The maximum wind speed at each observation height was extracted from the DOW data following standardized procedures4 (see methods section). Only time periods which had nearly contemporaneous measurements from at least two heights, at least one of which was <100 m ARL, were used for this analysis. At the time of peak tornado intensity, DOW-measured Doppler wind velocity (Vd) maps (Radars measure nearly instantaneous “Doppler Velocities” (Vd)29. Radar-measured wind speeds in this analysis represent a very short period, <<1 s, spatially averaged, wind measurements, not average wind speeds, 1–3 s, or other averaging period wind gusts as measured by stationary anemometers. Critically, damage from tornadoes is believed to be caused by short period wind gusts2,3,6.) were used to determine tornado center locations, velocity difference across the tornado (DV), propagation velocity (Vp), calculate maximum ground-relative wind speeds in each radar slice through the tornado (Vg), and the maximum Vg observed below 100 m AGL (Vgmax). In order to compare tornadoes with different intensities, Vg were normalized by Vgmax to obtain |Vg|. Vertical profiles of |Vg| and d|Vg|/dz, where z is height AGL/ARL, were extracted for 73 tornadoes.

Analysis of all |Vg| profiles suggest that there is considerable variation in wind speed from the lowest observed levels to about 100 m ARL (Fig. 2A), and many of the profiles exhibit values near 1.0 near 100 m ARL. However, the height of the lowest observation level in each profile is different, ranging from 6 m to 98 m ARL, potentially skewing this result. Nearly all profiles that contained observations both at low levels (<15 m ARL) and at high levels (between 80-100 m ARL) exhibited the strongest winds near the lowest level, as indicated by the color coding of the profiles. Thus, the profiles containing data only near 100 m ARL likely did not sample the stronger wind speeds below, resulting in spuriously high normalized values aloft.

Fig. 2: Normalized windspeed |Vg| profiles observed by DOWs.
figure 2

Vg normalized by Vgmax observed <100 m AGL. Dashed lines: median profile from the 2012 Russell, KS tornado27. A All profiles containing observations <100 m ARL. Line colors are height of Vgmax in each profile. B Only profiles containing observations <15 m ARL. Line colors are DV observed at lowest level in each profile.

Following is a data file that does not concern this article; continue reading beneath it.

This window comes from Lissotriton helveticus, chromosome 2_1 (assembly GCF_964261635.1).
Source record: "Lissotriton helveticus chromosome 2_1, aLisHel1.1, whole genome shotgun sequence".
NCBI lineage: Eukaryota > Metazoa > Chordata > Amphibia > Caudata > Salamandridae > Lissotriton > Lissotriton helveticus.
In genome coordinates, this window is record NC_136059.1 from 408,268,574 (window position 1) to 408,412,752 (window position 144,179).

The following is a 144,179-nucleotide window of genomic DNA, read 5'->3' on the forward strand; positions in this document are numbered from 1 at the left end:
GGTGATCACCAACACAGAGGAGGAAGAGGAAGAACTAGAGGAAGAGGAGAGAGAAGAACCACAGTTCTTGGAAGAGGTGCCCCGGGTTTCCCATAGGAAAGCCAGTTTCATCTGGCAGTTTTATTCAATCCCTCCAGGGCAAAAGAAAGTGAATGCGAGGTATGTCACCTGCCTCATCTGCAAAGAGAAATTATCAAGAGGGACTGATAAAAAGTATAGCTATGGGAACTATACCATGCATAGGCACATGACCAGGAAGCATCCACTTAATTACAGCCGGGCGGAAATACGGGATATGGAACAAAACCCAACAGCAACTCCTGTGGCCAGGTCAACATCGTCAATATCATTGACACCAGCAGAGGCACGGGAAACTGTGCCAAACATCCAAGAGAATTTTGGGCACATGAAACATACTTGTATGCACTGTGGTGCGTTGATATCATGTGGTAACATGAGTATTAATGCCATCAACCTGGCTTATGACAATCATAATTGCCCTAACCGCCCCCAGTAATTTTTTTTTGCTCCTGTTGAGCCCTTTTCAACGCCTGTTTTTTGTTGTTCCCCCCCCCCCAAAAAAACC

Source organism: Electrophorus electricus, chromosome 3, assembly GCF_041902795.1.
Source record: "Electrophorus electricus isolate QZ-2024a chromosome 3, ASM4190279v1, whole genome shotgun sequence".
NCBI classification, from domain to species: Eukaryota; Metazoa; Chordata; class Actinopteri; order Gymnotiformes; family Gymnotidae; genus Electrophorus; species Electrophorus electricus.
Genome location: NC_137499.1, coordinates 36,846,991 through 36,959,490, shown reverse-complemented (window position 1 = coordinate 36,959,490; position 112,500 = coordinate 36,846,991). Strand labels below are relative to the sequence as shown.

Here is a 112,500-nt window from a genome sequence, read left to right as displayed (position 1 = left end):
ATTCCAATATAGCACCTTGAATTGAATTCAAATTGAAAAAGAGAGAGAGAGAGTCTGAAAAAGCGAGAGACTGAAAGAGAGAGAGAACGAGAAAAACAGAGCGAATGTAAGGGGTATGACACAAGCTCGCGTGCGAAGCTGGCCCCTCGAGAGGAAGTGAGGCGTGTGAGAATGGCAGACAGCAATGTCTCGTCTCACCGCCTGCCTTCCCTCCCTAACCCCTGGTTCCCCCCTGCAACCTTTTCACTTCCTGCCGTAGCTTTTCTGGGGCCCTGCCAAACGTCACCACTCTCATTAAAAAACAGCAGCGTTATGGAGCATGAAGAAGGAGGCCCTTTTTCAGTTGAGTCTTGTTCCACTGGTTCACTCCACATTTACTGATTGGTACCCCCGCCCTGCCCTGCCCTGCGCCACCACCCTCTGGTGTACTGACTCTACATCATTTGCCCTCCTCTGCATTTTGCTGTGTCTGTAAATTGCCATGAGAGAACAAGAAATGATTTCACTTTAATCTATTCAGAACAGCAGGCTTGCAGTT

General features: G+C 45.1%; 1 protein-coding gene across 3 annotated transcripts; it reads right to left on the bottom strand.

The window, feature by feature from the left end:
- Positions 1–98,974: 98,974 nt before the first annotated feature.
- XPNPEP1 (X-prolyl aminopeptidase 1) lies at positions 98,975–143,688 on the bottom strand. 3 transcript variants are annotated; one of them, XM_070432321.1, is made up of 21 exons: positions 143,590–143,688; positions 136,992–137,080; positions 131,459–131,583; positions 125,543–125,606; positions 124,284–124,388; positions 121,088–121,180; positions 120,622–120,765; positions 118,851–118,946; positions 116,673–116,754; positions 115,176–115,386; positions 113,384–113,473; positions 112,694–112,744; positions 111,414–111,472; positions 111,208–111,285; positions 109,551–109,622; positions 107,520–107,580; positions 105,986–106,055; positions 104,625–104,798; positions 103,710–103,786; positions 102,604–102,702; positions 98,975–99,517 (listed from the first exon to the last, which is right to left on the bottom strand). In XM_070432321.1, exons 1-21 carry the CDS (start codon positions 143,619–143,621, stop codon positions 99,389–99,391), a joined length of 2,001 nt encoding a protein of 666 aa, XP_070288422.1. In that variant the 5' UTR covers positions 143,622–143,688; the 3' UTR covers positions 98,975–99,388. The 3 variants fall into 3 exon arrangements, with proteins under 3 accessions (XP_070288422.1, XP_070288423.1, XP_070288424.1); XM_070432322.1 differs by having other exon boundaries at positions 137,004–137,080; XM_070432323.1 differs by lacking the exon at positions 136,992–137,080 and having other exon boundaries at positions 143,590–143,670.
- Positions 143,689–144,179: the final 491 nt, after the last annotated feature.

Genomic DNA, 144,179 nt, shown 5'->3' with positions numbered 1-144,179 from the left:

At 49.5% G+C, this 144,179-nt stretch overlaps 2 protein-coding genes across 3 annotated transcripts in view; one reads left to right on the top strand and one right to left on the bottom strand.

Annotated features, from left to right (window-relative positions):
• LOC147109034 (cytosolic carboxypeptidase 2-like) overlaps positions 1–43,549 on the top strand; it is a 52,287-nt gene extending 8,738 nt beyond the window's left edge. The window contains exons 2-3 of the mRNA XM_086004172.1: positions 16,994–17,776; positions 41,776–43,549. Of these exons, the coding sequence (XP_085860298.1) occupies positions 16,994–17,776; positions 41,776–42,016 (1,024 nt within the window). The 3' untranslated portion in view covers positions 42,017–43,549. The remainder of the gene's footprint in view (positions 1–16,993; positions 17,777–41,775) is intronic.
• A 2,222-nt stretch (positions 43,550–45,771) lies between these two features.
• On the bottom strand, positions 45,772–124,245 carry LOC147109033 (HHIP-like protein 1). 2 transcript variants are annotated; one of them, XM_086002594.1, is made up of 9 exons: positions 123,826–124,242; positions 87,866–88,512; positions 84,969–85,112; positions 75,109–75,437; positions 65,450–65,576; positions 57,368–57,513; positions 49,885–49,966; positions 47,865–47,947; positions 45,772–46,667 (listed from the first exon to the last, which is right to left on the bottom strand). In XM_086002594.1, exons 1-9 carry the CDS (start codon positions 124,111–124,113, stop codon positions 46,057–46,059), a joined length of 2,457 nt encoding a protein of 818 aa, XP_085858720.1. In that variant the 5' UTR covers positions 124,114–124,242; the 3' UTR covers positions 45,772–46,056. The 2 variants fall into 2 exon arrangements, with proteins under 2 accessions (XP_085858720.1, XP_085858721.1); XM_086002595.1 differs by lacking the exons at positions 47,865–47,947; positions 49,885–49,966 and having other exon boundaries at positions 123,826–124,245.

In order to mitigate the effects of this sampling bias, data were filtered to include only those profiles that began at low levels, <15 m ARL, resulting in profiles from nine tornadoes (Fig. 2B). There was considerable case-by-case variation in the profiles. Most of the profiles exhibit the strongest |Vg| at the lowest levels. However, there are two exceptions, each associated with very weak tornadoes, with DV < 45 m s−1, typical of vortices described as “marginal tornadoes”15. These exhibit |Vg| which increase with height in the lowest observed levels in the manner of non-tornadic windstorms. It is not clear if strengthening windspeeds with height is a property of marginal tornadoes since the 3rd profile associated with a marginal tornado does exhibit decreasing |Vg| with height. Profiles from some slightly more intense tornadoes, with 50 < DV < 60 m s−1, exhibit |Vg| that weakens with increasing height.

Analysis of dVg/dz allows examination of the vertical dependence of wind speeds and derivation of generalized vertical Vg profiles. Due to possible contamination of the lowest elevation radar scans by scattering from foliage, structures, and the ground29,30, which can spuriously reduce Vd, d|Vg|/dz was calculated using the 2nd and 3rd lowest height observations in each profile (Fig. 3). This revealed d|Vg|/dz <0 from 15–90 m ARL. Median d|Vg|/dz was approximately −0.005 (variance = 0.00007) from 17–35 m ARL, less negative (−0.002 to −0.0014, variance = 0.00002) from 40–96 m ARL, and near zero (variance = 0.00001) above 96 m ARL. Integrating these median profile \(\int d\left|{V}_{g}\right|/{dz\; dz}\) resulted in generalized DOW-observed tornado windspeed profiles (Fig. 4). These reveal that median |Vg| decreases rapidly from 15 to 40 m AGL, then more slowly from 40 to 100 m AGL, and then very slowly from 100 to 140 m AGL.

Fig. 3: Median and all samples of slope of DOW-observed tornado windspeeds d|Vg|/dz|.
figure 3

Normalizations based on Vg observed at lowest level in each profile. Icon colors represent tornado vortex intensity, DV, at lowest level in each profile. Hollow triangles represent values with dz >50 m. Hollow squares represent values with nearly identical radar beam elevations which are excluded from medians. Black circles are seven-sample medians of d|Vg|/dz| plotted at the mean z of the seven samples. Gray boxes outline d|Vg|/dz| and z spread of all values in each median.

Fig. 4: DOW-observed tornado windspeed profile.
figure 4

Median |Vg| profile based on DOW observations, and example of profile calculated using measured Vg(140 m AGL) = 40 m s−1 implying Vg(15 m AGL) = 52 m s−1.